Polaris was the most innovative sled manufacturer for the 2010 model year. The 600 Rush won the <i>Snow Goer</i> Sled of the Year.And here we are, the last stop on our 10-part Snow Goer Decade In Review: 2009. There’s only a few days left in the year before we roll over to the 2010s. It’s hard to say what we’ve got coming down the line in the next 10 years: A direct-injected Yamaha two-stroke? Polaris brings back the Indy? A 375-pound Ski-Doo? Cat becomes the first manufacturer to break the 200 hp barrier?

After the devastating recession, which burned through the powersports world like a fast-moving grass fire, there are fewer magazines, aftermarket shops, race teams and individual racers and consumers with the extra cash (or credit) to fully invest in their snowmobiling hobby.

Some experts say we’ve bottomed out and are seeing “green shoots” in the global economy with better days ahead. Anybody with a stake in this market is certainly hoping for the same: credit for consumers to buy sleds and accessories, improving unemployment numbers and reducing energy prices. With all of the reform being simultaneously attempted in our government, it’s anybody’s guess where we’ll be sitting a year from now.

At this point, 2009 will be remembered for many reasons: Israel invades the Gaza Strip, Obama’s inauguration, Iceland’s finances collapse, U.S. trying to close Guantanamo Bay, H1N1 flu outbreak, the mysterious crash of Air France Flight 477, Michael Jackson, Farrah Fawcett, Ted Kennedy, Patrick Swayze, Dubai’s gone broke and health care reform’s endless debate — good times.

Album of the Year: TBD at Grammy Awards February 2010

Highest Grossing Movie: Harry Potter and the Half-Blood Prince

Bryan Dyrdahl has five cross-country I-500 wins; that's two times more than anyone else.
At The Track

Brian Bewcyk, pole sitter for the 46th World Championship Snowmobile Derby in Eagle River, Wisconsin, emerged from the pack in the lead at the start of lap 2 and remained in front to the checkered flag. He defended the World Champion title after winning Eagle River last year on the same Wahl chassis Ski-Doo. Bewcyk’s first words after his win was a tribute to his brand. “Happy Birthday Ski-Doo,” he said, in honor of the company’s 50th anniversary.

Another Bryan repeated at an annual major race on board a Ski-Doo, except this time it was in cross-country: the USCC Red Lake I-500 in Thief River Falls, Minnesota. It was Bryan Dyrdahl’s fifth I-500 win. He started Day 3 with a comfortable lead, but he got flustered after a blown drive belt. “[USCC president] Pat [Mach] was behind me and he said, ‘there’s no one coming,’” Dyrdahl said. ”But I thought I heard him say, ‘here they come.’ So I got on it and started haulin’ ass. I rode tight at first, but as soon as that belt blew, I hung it all out after that.” Dyrdahl finished 1 minute, 40 seconds ahead of second place D.J. Ekre.

The ‘repeat wins’ of 2009 continued in Aspen, Colorado. Tucker Hibbert led all 20 laps of the ESPN X Games final to win his third-consecutive gold medal. ”I have good people,” Hibbert said. “I have a good team and when you have that you get good results.” He isn’t a bad rider, either. The win secured Hibbert his eighth piece of Winter X Games hardware.

In the west at the Jackson Hole World Championship Snowmobile Hillclimb, Kyle Tapio earned King of Kings title. Tapio blazed up Snow King’s Exhibition Hill with a time nearly two seconds faster than what he posted in Open Mod, one of three classes he won using a pair of tuned-up Arctic Cat M8 HCRs that weekend in late March.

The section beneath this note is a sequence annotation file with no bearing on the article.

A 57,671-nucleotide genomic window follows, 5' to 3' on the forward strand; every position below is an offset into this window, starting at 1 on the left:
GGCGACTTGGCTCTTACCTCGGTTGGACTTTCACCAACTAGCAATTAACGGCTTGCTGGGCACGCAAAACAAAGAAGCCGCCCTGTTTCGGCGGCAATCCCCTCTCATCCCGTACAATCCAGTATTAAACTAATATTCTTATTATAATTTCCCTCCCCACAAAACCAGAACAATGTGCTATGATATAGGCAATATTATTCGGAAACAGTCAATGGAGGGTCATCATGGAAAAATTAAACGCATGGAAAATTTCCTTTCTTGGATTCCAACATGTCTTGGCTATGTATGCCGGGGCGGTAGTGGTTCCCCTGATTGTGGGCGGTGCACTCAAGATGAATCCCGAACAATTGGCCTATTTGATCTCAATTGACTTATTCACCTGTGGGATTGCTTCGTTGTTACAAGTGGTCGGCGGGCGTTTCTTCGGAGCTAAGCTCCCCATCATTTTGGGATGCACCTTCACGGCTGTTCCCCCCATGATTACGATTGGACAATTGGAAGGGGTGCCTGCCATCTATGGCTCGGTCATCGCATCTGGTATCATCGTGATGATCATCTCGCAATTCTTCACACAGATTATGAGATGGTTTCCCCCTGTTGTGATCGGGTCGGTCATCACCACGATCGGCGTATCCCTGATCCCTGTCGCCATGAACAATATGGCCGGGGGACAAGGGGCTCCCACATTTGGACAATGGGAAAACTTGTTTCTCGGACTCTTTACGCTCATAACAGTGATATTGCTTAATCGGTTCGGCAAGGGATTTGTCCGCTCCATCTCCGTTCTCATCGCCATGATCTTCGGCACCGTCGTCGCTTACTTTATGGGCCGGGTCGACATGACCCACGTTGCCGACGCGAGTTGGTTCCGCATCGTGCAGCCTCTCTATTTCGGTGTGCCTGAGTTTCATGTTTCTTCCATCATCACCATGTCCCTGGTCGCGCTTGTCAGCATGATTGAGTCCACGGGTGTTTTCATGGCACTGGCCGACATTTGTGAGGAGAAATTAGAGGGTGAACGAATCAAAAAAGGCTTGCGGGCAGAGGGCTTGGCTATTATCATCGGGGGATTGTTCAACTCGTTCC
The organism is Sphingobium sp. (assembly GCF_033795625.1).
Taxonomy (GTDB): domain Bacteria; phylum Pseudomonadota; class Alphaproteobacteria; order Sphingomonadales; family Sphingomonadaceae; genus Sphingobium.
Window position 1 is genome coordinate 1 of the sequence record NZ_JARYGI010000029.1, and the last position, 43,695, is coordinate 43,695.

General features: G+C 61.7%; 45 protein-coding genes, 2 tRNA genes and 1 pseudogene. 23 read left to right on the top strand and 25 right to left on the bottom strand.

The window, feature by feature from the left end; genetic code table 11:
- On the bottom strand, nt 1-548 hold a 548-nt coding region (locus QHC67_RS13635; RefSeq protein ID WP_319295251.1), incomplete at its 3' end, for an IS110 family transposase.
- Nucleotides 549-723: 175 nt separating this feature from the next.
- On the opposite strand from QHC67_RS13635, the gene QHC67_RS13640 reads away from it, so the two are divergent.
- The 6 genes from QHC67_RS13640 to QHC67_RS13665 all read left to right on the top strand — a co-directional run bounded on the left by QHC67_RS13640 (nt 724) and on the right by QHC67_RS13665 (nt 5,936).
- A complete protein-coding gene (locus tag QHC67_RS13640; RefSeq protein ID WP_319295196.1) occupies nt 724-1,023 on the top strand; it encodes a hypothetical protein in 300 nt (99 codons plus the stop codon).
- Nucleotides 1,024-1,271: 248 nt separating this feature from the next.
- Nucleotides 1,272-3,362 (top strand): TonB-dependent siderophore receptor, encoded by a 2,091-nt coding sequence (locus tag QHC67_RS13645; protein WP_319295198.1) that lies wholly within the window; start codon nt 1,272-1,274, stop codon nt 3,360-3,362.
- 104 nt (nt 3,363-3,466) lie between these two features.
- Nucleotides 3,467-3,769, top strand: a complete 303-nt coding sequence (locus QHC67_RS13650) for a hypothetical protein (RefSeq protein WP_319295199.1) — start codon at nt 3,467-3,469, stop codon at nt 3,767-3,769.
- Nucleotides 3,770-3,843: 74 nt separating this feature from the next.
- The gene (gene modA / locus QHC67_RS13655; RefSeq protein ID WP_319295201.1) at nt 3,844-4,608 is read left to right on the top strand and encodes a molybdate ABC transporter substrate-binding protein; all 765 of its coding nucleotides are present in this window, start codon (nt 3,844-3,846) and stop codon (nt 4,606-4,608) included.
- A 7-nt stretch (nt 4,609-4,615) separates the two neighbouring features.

When the ice melted, Andy Busse won the Pro Open Oval championship race in Grantsburg, Wisconsin, ahead of runner-up Howie Steenberg. Year after year, Craig Marchbank proves he is a true tuning and driving talent in grass drag competition. Marchbank continued to dominate the mod classes on his Ski-Doos at Haydays. This year he took 17 podiums, winning 10 classes. His success is spread across the displacement board, winning in the small-bore 440cc classes all way up to the Improved Stock 1000 class.

ISOC recently kicked off its second season of snocross competition at Spirit Mountain in Duluth, Minnesota. There, Tucker Hibbert (heard of him?) swept the pro finals. A week later in Milwaukee he swept the field again, winning his 50th race.

The Year In Sleds

When the 2010 sleds came out in the spring of 2009, the most-anticipated ride came from the Polaris camp with its new 600 Rush. The Pro Ride chassis is the first snowmobile to essentially put the rear suspension outside of the track, giving it a rate that gets progressively firmer as it compresses — like a motocross bike. The sled earned Snow Goer’s Snowmobile of the Year award in fall 2009.

Arctic Cat answered the call from Cat loyalists and built a production sled based on the Sno Pro 600 that has been running well on snocross and cross-country racetracks since the 2008 model year. The consumer Sno Pro 500 has a 500cc, liquid-cooled engine, and it has been generating a lot of excitement for the green brand.

Ski-Doo made a race sled available, too, with its MX Z X-RS line. It is the same chassis that X Team racers use, with reinforcements, top-level shocks and ergos to suit active, aggressive riders. On the other end of the spectrum, the new GSX 1200 solo-touring sled has the 4-TEC 1200 engine and 137-inch track with air-adjustable skidframe.

Looking to grow in the mountain segment, Yamaha designed its FX Nytro MTX SE with the first all-air rear suspension to reduce weight and help it float better in powder snow. Big Blue also added fuel injection to its already-sweet trail roaming Vector lineup.

Top 10 sleds named this fall are the Sno Pro 500, 550 IQ Shift, MX Z 600 H.O. E-TEC X, RS Vector GT, MX Z 800R Adrenaline, M8 HCR, FX Nytro MTX SE, Renegade Backcountry, Z1 Turbo EXT and GSX SE.

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